Celebrate Black History Month: Students and Alumni Making a Positive Impact on Business and Society

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Join us in celebration of the great achievements and successes that made black history, including the valued students and alumni at the Ross School of Business who continue to make history every day. 

Black History Month is an annual celebration of the “historical greatness, success, and achievements of ‘all’ black people who matter throughout history, and who have revolutionized today’s America,” as described by the University of Michigan Multi-Ethnic Student Affairs. MESA explains that this year is particularly special, as we observe 400 years of black history since 1619. 

This month, Michigan Ross observes those within our community pushing the envelope to make a positive impact. From business professionals leading global diversity efforts, to students connecting differences, and consulting professors on inclusive curriculums and practices, these students and alumni are extraordinary.

Tamika Curry Smith, BBA ‘95

Vice President of Global Diversity and Inclusion, Nike, Inc.

Tamika Curry Smith is a first-generation college student and a leader with a passion for young people and education. Outside of her time at Nike, she acts as a mentor sharing life lessons and professional advice whenever she can. 

“I recognize that people are looking up to me and I am paving the way for others to follow in my footsteps,” said Smith. “My life’s purpose is to have an impact and make a difference.”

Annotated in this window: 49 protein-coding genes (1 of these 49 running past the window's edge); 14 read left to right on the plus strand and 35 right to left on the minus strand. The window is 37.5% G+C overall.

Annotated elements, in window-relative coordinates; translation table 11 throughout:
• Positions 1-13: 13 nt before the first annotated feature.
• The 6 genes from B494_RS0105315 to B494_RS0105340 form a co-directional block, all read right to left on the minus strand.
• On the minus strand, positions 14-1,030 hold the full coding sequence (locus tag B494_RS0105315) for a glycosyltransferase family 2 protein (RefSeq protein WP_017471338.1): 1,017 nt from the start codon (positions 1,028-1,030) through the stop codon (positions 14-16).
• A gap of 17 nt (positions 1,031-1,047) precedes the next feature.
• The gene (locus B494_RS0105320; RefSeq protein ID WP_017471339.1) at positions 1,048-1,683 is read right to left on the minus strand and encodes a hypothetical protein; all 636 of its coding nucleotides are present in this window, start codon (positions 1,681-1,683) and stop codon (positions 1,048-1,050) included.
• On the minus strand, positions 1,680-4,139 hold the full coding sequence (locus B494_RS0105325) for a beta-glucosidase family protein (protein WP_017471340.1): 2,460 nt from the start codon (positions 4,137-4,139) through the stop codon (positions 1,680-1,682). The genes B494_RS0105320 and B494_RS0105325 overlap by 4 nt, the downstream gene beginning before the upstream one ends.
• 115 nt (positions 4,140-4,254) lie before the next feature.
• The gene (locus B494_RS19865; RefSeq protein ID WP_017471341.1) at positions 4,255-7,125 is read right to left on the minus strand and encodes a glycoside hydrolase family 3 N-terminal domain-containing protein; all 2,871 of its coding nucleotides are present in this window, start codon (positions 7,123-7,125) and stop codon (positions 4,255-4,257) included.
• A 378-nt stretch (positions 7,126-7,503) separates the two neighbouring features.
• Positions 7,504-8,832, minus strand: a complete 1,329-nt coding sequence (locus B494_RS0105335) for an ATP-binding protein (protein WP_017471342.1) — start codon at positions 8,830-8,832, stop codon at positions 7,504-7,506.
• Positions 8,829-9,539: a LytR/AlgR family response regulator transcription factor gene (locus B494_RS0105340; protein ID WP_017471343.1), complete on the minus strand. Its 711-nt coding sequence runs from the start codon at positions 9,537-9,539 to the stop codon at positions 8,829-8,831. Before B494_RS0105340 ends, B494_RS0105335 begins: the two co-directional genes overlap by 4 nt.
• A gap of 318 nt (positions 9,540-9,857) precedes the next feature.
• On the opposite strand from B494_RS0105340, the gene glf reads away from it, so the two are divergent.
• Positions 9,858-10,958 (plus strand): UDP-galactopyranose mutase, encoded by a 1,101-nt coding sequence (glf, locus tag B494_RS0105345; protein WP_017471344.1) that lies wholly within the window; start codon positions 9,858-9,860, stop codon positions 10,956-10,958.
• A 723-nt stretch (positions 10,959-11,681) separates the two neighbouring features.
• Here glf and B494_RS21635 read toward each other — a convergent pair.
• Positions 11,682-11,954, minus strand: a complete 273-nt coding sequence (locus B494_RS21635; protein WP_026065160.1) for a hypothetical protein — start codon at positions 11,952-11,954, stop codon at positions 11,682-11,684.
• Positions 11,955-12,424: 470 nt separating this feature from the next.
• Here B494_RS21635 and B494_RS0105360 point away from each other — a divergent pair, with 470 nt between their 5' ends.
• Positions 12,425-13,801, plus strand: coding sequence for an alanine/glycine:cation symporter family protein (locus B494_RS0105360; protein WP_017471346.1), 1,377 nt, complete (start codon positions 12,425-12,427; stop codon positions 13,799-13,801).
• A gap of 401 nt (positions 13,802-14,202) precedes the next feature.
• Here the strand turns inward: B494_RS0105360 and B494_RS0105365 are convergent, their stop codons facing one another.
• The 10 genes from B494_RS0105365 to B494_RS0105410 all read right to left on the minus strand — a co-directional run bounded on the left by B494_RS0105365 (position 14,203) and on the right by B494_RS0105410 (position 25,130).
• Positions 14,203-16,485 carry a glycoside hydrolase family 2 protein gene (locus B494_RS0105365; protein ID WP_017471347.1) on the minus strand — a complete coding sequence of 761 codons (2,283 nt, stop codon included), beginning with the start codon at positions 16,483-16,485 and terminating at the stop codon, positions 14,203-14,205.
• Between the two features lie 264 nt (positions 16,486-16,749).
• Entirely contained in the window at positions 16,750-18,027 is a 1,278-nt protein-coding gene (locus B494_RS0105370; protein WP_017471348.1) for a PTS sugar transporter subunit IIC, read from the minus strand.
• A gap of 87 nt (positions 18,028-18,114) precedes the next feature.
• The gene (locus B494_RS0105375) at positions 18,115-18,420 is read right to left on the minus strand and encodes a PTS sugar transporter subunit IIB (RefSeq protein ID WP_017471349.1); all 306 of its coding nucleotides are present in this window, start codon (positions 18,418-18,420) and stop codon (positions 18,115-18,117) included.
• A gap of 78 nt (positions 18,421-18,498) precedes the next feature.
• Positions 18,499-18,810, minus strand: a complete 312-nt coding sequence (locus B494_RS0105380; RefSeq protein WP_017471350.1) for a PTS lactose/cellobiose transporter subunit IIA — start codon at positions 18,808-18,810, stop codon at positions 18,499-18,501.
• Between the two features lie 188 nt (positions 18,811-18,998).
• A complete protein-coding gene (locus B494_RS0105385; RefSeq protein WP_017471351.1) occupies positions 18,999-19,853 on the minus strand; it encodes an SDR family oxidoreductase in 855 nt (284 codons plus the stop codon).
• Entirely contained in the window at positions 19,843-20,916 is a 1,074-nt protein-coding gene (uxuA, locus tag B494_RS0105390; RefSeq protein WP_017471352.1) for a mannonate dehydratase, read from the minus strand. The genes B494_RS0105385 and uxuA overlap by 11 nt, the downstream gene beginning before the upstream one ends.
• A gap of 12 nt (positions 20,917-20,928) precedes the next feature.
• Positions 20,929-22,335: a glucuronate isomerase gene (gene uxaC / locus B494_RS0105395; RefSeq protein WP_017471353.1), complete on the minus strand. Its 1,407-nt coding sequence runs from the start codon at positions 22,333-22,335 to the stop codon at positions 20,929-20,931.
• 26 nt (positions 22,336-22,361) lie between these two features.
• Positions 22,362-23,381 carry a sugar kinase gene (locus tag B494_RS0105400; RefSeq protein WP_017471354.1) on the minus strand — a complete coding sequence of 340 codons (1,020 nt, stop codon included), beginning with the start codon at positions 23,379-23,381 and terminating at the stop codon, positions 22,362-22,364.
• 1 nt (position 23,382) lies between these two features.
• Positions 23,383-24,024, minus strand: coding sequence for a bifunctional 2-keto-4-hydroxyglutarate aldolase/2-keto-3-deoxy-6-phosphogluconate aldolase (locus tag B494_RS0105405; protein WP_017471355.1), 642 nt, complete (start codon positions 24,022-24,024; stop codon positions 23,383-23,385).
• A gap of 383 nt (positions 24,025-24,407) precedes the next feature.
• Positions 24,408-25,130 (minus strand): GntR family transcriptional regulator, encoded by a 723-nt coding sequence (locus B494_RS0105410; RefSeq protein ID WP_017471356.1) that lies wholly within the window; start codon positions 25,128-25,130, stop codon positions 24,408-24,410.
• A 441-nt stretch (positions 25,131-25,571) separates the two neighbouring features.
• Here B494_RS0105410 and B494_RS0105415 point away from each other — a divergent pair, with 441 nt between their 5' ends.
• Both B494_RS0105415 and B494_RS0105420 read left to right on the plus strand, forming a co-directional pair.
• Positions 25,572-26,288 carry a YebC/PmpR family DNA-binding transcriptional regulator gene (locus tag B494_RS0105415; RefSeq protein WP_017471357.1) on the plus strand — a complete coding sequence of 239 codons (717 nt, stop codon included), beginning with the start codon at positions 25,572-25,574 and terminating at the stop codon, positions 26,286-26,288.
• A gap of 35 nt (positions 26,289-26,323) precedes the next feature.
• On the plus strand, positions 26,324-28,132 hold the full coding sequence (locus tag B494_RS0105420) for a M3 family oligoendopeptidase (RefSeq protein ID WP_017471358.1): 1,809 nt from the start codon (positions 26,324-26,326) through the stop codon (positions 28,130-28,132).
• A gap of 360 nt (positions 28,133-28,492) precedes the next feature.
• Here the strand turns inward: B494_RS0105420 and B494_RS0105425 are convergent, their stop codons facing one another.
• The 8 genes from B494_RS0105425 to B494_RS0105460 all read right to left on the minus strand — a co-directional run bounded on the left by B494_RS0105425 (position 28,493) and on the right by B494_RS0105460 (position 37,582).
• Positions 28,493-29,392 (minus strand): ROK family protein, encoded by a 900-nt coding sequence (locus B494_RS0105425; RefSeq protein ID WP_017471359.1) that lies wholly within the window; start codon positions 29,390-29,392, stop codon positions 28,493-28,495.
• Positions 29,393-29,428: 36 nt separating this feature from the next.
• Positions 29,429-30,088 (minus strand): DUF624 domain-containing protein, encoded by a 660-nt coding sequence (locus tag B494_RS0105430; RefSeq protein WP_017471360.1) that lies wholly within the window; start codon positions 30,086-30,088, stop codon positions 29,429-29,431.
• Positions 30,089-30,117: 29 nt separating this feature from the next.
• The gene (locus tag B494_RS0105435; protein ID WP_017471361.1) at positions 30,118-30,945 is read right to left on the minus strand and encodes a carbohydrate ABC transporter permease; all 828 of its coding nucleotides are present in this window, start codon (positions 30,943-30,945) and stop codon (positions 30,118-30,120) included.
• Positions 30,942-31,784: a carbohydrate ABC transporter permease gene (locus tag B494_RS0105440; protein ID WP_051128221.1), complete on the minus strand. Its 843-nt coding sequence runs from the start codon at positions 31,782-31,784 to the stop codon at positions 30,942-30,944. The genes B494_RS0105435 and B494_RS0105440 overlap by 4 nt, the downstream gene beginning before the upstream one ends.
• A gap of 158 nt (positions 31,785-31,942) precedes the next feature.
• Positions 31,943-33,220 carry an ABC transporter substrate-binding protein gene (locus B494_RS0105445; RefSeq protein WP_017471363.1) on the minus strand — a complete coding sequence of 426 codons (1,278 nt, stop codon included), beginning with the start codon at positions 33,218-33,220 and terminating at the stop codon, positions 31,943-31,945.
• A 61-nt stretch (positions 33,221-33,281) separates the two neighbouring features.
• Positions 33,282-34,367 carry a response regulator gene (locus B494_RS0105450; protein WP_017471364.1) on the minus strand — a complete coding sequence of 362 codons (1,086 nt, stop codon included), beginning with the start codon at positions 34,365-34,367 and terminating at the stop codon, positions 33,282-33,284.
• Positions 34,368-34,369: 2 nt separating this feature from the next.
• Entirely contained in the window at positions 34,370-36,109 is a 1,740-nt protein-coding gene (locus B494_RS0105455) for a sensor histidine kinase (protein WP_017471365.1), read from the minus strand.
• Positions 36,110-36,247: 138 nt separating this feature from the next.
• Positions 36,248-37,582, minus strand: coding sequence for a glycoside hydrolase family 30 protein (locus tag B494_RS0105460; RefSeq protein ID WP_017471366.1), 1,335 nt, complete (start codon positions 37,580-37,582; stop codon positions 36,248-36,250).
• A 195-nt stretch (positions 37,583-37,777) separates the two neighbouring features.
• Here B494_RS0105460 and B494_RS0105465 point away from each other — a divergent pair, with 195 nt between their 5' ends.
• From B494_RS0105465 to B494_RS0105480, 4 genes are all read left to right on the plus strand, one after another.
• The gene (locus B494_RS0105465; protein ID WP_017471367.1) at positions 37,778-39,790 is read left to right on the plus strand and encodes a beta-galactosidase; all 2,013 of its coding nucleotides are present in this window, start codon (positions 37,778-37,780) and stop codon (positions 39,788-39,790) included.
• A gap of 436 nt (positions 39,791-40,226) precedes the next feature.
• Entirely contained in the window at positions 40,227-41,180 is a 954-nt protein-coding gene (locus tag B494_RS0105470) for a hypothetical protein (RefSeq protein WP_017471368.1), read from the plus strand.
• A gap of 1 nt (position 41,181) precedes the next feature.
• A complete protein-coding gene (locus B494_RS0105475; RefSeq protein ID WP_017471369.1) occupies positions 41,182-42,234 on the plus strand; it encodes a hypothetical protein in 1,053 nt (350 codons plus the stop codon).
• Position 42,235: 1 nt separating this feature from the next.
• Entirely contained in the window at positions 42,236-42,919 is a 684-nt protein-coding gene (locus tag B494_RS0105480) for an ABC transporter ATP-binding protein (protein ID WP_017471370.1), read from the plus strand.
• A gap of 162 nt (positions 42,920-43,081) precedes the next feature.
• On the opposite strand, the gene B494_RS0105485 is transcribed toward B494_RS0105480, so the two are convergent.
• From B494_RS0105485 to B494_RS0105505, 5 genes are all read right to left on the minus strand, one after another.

For Smith, Black History Month represents excellence. It represents the amazing, brave, accomplished people in the black community who came before her – both the household names and unsung sheroes and heroes. 

Last year, Smith was honored to participate in a program focused on belonging and unconscious bias awareness. She was a part of the team who delivered the content created from these efforts to Nike stores, distribution centers, and corporate offices around the world. 

“It was a phenomenal experience that illustrated first hand we have more in common as human beings than we sometimes realize, but our differences are also important and should be acknowledged, valued, and leveraged,” said Smith. “It’s not either/or . . . it’s yes/and.”

When asked about her legacy, Smith said she hopes those who encounter her personally and professionally say she touched their lives and helped them in some way.

William Tunde Osilaja, MBA ‘20

Student, Michigan Ross 

William Tunde Osilaja is an MBA student at Michigan Ross. At Ross, he is sub-committee chair of Diversity, Equity, Inclusion, student mentor for Peer Support Network, and co-director of programming for the Black Business Student Association.